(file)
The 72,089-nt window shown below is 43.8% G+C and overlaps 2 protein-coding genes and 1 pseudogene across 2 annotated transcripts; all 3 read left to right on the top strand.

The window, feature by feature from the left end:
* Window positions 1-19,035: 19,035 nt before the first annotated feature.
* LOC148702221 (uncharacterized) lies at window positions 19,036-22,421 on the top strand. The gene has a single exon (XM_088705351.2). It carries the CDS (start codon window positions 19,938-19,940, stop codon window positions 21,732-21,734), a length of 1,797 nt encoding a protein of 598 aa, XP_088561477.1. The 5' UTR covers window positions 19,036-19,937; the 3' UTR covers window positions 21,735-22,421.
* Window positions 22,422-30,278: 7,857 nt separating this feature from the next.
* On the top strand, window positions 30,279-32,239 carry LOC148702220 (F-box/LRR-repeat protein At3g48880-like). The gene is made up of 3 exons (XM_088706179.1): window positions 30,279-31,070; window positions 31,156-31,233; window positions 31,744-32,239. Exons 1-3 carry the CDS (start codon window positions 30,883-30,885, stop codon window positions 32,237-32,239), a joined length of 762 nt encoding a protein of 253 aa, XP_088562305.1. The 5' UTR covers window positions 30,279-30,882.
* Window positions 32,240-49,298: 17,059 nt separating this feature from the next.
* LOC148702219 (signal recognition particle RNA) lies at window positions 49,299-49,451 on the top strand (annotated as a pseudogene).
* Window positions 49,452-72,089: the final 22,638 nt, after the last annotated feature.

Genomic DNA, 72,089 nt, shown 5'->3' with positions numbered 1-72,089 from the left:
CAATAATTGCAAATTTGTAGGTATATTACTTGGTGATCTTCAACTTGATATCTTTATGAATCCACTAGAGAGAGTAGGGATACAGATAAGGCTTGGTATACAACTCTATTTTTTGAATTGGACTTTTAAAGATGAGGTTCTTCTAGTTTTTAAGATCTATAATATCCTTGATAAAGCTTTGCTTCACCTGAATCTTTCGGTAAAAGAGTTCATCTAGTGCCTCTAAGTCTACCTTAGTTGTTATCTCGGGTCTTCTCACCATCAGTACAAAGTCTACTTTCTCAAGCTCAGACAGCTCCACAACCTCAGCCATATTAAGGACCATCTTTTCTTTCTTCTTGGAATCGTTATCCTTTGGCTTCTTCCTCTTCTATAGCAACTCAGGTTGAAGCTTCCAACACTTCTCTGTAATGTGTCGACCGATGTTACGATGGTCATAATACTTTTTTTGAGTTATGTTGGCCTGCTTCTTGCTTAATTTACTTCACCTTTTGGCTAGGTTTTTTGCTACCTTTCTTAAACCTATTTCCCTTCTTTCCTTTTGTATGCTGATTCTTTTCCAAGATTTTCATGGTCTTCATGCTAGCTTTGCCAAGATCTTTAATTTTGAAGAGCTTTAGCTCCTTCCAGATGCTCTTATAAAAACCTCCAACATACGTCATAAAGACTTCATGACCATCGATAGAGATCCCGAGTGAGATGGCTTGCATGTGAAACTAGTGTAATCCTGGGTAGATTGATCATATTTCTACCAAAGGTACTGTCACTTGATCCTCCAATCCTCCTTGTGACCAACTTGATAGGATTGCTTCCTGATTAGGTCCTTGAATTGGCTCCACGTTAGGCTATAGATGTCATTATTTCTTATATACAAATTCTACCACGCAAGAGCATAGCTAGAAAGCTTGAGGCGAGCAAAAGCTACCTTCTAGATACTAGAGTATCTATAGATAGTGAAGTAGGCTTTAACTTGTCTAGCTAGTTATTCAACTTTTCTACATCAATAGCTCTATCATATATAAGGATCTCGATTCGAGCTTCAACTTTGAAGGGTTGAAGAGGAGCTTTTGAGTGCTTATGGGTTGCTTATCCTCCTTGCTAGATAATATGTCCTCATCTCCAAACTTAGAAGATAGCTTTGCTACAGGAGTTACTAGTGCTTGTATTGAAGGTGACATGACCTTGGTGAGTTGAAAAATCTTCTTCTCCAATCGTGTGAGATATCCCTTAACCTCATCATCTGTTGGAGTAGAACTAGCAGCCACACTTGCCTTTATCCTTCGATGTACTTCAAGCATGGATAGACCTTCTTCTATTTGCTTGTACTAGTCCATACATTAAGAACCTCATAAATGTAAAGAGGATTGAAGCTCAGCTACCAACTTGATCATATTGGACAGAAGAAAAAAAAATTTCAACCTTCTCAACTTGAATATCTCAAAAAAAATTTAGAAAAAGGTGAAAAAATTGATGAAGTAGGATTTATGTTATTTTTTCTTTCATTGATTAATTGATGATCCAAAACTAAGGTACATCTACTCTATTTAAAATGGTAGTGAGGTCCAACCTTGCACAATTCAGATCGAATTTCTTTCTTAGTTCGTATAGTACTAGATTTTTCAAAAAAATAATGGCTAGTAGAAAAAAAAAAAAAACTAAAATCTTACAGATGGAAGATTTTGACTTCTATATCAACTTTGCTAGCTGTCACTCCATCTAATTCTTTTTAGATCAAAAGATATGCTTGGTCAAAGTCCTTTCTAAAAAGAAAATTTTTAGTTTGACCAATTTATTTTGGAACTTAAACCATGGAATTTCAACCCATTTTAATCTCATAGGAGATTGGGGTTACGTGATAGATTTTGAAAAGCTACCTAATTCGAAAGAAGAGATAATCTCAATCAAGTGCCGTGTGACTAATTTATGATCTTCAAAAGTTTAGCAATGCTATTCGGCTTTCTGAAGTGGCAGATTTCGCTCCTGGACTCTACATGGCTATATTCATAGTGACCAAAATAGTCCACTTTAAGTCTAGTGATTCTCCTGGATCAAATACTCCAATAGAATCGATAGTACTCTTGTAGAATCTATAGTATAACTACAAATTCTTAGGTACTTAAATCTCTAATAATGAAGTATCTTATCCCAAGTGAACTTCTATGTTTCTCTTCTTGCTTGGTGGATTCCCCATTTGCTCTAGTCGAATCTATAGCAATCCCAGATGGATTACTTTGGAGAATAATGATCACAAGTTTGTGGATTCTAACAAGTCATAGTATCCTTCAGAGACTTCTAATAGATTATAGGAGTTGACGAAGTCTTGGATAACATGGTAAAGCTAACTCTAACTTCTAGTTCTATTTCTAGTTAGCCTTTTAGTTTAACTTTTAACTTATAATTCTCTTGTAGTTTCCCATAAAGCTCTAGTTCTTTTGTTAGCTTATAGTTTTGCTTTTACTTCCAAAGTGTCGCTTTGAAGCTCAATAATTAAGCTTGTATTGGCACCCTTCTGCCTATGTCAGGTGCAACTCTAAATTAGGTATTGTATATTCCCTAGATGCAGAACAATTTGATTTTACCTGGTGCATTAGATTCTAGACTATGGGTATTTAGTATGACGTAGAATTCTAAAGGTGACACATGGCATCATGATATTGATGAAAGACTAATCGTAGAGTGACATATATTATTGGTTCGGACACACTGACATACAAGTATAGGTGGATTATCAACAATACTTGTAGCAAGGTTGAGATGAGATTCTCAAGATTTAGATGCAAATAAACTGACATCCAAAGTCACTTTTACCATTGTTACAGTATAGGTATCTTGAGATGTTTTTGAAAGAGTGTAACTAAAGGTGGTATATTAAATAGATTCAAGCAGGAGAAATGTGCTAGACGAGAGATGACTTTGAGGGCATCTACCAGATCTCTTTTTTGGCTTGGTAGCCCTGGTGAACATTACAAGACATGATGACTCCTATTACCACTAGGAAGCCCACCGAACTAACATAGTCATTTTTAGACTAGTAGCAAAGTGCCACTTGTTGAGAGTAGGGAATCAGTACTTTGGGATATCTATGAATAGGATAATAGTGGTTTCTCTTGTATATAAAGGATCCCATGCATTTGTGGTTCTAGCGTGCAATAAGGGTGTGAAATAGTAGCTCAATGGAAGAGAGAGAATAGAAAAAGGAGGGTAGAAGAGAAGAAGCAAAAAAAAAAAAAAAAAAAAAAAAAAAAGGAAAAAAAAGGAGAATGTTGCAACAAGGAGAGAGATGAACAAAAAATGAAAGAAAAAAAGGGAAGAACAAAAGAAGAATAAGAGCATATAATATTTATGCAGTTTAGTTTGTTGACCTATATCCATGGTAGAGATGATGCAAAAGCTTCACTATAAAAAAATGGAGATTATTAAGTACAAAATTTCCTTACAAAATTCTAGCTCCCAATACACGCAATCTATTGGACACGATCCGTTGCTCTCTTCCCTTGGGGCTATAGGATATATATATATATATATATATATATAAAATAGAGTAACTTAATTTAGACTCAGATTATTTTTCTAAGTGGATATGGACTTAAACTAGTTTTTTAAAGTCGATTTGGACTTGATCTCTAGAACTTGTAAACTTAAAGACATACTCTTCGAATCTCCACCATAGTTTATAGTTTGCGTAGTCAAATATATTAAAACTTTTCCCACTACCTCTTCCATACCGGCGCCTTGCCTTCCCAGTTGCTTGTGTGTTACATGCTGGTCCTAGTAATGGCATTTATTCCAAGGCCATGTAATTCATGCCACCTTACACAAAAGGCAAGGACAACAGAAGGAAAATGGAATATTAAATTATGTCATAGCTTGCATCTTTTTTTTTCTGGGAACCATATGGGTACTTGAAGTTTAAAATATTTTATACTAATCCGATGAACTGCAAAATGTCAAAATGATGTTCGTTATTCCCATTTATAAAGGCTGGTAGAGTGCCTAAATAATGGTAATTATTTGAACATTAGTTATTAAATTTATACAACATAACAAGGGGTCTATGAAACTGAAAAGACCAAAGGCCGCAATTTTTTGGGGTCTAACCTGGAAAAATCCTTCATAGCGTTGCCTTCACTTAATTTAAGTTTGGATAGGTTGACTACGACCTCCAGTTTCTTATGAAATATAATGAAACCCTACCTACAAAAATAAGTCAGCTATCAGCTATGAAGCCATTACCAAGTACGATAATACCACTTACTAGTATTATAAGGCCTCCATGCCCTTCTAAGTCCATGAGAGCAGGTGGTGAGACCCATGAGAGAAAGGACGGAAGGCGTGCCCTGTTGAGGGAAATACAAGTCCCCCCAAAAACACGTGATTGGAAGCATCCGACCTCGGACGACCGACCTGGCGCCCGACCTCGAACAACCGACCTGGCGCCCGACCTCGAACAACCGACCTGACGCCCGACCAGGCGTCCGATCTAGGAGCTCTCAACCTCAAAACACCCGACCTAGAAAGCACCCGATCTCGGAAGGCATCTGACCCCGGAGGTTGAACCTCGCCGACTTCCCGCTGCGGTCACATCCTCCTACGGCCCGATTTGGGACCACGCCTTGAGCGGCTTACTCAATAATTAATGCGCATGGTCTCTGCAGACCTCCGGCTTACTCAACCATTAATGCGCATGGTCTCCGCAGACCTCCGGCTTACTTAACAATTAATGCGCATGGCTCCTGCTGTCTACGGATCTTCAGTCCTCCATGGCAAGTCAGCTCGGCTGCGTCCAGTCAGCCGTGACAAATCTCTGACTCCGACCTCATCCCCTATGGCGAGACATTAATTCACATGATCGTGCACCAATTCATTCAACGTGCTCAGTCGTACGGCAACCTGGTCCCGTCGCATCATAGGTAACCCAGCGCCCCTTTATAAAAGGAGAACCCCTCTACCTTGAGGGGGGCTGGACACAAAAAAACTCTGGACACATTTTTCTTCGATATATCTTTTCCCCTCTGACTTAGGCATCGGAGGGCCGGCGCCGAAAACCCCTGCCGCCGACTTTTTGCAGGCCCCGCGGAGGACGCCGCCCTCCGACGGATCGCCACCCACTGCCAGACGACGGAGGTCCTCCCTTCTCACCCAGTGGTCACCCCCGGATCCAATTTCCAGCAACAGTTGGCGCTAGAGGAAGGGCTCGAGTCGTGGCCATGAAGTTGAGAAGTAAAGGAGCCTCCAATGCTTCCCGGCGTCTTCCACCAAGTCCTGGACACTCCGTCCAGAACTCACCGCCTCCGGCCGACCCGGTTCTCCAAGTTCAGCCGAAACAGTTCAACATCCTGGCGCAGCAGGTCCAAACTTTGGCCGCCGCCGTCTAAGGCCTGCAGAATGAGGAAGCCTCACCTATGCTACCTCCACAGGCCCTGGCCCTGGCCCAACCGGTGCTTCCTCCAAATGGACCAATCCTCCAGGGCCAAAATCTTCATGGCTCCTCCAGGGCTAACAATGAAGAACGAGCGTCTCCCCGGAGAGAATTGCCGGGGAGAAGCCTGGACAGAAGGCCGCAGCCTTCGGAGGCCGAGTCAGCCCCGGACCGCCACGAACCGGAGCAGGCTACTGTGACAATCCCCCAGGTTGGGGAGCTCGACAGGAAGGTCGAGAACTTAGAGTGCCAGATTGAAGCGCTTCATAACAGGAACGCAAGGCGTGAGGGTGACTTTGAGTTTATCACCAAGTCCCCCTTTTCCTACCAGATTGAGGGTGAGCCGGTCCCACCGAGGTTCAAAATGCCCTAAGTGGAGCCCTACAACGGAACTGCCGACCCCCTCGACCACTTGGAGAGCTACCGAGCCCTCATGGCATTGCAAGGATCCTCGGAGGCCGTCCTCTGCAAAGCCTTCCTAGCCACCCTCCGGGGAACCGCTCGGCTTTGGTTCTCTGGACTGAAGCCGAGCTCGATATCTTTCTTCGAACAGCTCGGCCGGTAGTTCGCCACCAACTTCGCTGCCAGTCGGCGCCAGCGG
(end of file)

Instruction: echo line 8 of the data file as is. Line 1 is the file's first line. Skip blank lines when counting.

* LOC148702219 (signal recognition particle RNA) lies at window positions 49,299-49,451 on the top strand (annotated as a pseudogene).